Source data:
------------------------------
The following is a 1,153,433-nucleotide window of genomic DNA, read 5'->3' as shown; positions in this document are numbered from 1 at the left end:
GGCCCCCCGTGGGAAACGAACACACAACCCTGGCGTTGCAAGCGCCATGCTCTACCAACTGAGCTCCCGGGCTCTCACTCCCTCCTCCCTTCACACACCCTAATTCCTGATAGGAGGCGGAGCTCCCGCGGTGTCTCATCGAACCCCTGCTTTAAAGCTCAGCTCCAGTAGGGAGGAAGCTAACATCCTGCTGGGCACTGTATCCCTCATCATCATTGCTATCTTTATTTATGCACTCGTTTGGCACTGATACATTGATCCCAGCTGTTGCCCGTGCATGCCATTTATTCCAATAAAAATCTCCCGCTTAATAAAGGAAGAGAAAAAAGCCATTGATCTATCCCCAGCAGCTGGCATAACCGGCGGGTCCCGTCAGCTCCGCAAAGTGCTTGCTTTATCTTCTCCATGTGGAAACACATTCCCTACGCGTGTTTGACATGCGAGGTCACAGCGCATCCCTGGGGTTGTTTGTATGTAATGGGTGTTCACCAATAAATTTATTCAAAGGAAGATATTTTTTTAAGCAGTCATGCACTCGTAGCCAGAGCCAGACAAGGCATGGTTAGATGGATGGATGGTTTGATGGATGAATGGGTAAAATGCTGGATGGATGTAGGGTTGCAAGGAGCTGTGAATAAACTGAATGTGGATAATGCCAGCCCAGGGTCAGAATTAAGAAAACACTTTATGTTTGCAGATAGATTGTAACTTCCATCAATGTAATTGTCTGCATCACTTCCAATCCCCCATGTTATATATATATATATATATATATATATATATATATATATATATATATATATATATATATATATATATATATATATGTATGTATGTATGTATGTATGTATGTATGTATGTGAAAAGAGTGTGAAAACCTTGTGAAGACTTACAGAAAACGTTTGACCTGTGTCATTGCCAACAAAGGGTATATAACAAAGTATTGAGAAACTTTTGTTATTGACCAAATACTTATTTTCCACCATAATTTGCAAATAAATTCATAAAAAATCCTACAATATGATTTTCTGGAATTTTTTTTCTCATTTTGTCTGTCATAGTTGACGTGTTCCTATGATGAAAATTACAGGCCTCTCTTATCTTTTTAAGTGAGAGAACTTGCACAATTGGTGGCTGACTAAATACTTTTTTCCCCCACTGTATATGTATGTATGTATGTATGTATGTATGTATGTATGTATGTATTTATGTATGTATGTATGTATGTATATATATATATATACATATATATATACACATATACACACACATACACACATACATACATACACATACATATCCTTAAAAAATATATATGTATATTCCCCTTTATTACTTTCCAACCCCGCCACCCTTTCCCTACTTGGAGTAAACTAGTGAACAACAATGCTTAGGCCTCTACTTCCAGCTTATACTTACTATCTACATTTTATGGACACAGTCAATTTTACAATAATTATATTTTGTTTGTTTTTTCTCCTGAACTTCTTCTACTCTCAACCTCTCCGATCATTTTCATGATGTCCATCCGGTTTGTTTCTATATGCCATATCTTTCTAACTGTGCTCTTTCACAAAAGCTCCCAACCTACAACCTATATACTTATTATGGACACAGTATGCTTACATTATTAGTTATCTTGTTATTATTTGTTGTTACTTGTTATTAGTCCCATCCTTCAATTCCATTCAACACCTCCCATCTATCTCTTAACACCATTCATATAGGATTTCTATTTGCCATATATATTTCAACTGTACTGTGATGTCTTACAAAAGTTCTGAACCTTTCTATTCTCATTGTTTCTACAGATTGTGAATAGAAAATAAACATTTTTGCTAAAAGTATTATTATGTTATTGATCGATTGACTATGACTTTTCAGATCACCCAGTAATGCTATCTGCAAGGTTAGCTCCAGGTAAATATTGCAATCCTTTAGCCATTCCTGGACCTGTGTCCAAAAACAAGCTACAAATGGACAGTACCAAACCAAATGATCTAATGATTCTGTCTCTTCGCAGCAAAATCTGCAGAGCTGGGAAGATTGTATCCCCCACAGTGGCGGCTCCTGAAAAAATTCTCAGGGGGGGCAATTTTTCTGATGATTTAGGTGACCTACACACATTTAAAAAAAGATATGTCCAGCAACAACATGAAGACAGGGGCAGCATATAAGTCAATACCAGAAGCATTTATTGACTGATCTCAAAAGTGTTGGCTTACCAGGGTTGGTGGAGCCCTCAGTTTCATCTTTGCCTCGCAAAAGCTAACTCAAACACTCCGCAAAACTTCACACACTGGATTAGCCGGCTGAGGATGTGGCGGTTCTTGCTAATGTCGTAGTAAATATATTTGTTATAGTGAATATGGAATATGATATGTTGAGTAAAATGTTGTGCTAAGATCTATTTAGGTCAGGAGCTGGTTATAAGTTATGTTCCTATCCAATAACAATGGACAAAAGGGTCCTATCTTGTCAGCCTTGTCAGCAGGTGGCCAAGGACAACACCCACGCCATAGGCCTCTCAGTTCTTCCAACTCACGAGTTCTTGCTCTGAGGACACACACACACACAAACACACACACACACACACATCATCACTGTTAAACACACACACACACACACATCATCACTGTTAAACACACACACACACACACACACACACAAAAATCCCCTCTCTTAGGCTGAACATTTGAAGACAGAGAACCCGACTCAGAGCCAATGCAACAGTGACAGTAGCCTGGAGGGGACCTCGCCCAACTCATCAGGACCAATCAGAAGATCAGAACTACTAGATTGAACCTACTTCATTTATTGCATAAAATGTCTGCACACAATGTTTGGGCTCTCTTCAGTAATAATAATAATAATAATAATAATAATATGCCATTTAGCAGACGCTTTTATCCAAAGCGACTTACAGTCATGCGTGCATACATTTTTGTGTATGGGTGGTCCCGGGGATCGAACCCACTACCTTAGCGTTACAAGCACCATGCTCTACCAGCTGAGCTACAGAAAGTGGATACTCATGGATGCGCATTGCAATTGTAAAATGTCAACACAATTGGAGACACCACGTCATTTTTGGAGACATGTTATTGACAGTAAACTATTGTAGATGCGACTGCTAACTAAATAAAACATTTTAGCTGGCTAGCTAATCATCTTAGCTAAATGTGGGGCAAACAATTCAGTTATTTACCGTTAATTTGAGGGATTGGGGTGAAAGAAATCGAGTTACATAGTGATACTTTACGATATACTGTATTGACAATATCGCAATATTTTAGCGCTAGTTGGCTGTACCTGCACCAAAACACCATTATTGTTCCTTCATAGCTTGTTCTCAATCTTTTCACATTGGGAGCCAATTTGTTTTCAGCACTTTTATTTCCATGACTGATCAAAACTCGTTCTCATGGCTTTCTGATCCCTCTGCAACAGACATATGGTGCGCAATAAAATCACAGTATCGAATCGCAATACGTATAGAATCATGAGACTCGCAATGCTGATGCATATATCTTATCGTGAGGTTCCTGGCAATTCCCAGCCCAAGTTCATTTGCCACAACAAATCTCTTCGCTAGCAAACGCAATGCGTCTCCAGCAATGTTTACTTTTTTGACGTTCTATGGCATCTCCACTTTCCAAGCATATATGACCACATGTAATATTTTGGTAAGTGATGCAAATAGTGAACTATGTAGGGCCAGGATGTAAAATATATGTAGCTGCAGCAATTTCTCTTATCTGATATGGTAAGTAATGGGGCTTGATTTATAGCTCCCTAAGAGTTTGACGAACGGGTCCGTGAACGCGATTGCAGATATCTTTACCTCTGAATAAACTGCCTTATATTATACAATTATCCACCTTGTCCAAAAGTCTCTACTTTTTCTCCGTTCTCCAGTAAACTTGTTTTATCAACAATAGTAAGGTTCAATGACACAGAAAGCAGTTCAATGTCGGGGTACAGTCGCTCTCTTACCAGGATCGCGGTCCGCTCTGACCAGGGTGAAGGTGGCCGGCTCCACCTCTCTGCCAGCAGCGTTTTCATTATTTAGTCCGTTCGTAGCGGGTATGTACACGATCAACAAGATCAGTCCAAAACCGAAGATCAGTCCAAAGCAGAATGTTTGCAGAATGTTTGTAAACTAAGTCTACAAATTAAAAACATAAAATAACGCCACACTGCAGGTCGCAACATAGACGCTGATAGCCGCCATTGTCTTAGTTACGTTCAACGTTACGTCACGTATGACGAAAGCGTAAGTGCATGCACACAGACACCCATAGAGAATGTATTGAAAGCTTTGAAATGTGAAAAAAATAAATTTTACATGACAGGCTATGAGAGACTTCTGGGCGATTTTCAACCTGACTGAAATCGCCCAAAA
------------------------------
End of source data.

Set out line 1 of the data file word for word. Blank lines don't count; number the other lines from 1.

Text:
The following is a 1,153,433-nucleotide window of genomic DNA, read 5'->3' as shown; positions in this document are numbered from 1 at the left end: